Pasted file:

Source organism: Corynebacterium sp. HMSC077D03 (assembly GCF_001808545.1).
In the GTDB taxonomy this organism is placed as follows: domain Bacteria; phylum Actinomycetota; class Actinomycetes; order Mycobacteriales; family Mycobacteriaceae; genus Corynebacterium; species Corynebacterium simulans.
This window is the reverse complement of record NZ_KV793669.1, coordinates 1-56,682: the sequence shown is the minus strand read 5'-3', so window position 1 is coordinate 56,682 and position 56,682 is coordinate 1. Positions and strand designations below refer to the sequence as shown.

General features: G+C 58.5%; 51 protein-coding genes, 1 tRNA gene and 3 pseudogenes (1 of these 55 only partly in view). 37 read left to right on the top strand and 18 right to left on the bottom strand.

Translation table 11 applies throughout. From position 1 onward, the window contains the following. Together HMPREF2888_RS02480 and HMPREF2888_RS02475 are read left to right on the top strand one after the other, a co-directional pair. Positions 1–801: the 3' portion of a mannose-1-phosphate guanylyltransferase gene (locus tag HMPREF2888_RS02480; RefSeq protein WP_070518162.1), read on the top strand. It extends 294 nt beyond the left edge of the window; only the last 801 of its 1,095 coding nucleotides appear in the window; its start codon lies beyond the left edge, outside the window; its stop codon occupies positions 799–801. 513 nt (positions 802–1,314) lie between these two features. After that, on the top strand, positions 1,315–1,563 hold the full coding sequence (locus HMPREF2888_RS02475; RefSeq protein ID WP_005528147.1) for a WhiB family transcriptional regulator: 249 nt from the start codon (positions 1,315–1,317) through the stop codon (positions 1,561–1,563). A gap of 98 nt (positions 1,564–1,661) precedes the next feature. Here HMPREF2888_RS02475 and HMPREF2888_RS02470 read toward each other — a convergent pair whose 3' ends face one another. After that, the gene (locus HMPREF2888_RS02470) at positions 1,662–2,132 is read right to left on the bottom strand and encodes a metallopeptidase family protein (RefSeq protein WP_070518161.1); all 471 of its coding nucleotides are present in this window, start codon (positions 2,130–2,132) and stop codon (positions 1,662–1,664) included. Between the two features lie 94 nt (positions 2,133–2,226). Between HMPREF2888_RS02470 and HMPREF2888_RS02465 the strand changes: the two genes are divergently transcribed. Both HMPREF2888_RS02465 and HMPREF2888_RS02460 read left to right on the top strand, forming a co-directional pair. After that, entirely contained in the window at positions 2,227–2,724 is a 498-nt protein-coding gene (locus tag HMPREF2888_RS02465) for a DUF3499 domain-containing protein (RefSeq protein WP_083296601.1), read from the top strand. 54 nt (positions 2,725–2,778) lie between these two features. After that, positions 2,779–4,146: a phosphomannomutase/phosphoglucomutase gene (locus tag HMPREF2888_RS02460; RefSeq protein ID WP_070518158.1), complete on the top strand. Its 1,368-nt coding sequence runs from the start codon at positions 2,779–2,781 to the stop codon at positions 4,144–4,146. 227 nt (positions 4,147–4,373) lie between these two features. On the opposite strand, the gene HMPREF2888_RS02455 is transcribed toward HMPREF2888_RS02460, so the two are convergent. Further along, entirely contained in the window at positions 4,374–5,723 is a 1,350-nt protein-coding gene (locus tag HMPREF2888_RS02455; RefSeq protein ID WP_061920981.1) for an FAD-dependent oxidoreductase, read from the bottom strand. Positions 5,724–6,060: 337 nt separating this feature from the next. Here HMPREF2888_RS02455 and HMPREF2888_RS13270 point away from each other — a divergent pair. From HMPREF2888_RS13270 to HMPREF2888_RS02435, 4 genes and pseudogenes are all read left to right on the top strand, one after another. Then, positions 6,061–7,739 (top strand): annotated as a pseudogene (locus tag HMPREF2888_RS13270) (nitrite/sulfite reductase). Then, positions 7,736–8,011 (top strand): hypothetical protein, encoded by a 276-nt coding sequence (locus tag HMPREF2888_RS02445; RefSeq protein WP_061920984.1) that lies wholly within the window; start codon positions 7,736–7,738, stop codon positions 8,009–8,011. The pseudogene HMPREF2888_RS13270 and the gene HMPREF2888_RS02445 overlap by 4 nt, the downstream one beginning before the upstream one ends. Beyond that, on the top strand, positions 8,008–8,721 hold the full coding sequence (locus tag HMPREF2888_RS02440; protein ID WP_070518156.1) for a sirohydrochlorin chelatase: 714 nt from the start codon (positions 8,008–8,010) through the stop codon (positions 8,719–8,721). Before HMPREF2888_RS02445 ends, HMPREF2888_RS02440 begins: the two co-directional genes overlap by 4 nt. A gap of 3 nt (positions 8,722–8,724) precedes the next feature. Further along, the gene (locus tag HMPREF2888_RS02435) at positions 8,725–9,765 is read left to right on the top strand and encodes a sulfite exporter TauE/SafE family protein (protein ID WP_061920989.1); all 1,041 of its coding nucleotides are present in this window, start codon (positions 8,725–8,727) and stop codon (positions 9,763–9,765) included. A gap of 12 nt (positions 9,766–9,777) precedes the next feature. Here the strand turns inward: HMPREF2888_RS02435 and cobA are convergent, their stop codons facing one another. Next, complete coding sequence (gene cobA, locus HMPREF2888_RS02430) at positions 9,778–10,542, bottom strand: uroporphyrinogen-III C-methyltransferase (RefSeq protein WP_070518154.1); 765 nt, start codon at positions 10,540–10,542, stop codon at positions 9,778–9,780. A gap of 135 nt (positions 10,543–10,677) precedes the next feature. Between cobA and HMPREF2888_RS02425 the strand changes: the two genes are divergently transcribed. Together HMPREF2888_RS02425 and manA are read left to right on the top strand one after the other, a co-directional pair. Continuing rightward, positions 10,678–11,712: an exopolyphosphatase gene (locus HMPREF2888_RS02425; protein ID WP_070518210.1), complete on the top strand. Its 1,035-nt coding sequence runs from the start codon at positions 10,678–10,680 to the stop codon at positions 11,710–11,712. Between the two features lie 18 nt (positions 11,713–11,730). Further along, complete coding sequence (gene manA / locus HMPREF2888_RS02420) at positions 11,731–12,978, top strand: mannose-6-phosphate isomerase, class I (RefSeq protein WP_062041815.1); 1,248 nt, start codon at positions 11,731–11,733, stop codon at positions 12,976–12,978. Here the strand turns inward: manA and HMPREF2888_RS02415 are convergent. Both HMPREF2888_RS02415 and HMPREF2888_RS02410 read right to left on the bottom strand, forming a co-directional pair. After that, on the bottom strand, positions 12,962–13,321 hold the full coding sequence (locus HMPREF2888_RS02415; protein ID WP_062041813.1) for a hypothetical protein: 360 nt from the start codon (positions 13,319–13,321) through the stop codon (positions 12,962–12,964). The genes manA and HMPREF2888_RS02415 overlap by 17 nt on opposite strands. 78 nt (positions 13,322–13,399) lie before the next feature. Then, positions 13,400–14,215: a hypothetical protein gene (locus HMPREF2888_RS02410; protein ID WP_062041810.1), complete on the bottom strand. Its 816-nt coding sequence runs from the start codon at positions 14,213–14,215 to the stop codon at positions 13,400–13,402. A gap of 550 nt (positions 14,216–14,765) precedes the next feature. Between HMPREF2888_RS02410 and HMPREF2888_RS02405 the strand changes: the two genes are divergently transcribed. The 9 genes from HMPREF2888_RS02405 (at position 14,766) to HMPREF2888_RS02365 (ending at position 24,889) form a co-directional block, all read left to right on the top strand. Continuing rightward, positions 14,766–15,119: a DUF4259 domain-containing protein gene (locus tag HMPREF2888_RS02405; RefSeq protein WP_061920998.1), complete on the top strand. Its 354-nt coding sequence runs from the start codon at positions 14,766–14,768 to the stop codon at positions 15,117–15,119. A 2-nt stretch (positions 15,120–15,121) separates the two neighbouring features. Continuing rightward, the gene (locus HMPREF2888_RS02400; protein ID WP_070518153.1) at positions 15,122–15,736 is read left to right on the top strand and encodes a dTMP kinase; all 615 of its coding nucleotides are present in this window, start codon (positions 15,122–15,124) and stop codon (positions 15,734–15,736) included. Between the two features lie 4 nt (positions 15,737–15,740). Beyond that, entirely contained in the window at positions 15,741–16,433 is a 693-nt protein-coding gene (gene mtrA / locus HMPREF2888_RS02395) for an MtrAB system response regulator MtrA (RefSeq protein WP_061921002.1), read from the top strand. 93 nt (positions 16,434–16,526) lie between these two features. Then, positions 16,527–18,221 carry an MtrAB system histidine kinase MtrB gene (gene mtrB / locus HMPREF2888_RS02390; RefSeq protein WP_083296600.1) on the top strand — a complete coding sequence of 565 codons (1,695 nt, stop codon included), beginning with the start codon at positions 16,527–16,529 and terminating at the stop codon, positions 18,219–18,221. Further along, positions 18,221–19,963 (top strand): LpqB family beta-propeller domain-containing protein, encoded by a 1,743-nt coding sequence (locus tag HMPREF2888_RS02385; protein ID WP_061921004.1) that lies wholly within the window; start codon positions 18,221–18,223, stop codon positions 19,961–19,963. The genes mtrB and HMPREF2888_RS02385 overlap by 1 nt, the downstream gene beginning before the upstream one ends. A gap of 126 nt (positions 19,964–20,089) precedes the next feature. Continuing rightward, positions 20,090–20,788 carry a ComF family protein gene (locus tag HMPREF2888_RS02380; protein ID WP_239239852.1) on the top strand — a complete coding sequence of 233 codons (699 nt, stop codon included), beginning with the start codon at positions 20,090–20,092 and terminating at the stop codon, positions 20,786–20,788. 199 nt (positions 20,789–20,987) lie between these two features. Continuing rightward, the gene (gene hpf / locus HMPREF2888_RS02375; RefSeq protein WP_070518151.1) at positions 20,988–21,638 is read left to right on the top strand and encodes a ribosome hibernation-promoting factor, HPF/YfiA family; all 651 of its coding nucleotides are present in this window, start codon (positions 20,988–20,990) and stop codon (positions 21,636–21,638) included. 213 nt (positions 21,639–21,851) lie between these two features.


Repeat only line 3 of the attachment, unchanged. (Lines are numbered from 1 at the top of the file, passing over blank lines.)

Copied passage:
This window is the reverse complement of record NZ_KV793669.1, coordinates 1-56,682: the sequence shown is the minus strand read 5'-3', so window position 1 is coordinate 56,682 and position 56,682 is coordinate 1. Positions and strand designations below refer to the sequence as shown.